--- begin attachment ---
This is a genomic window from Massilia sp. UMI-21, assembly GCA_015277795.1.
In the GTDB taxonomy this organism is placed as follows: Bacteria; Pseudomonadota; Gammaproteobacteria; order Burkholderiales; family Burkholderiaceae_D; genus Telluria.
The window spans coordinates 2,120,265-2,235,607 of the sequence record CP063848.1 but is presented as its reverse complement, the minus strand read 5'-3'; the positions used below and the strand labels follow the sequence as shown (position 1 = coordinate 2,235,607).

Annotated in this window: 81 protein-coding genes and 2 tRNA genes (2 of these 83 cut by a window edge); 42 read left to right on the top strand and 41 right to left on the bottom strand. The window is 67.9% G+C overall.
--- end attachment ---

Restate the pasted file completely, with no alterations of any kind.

This is a genomic window from Massilia sp. UMI-21, assembly GCA_015277795.1.
In the GTDB taxonomy this organism is placed as follows: Bacteria; Pseudomonadota; Gammaproteobacteria; order Burkholderiales; family Burkholderiaceae_D; genus Telluria.
The window spans coordinates 2,120,265-2,235,607 of the sequence record CP063848.1 but is presented as its reverse complement, the minus strand read 5'-3'; the positions used below and the strand labels follow the sequence as shown (position 1 = coordinate 2,235,607).

Annotated in this window: 81 protein-coding genes and 2 tRNA genes (2 of these 83 cut by a window edge); 42 read left to right on the top strand and 41 right to left on the bottom strand. The window is 67.9% G+C overall.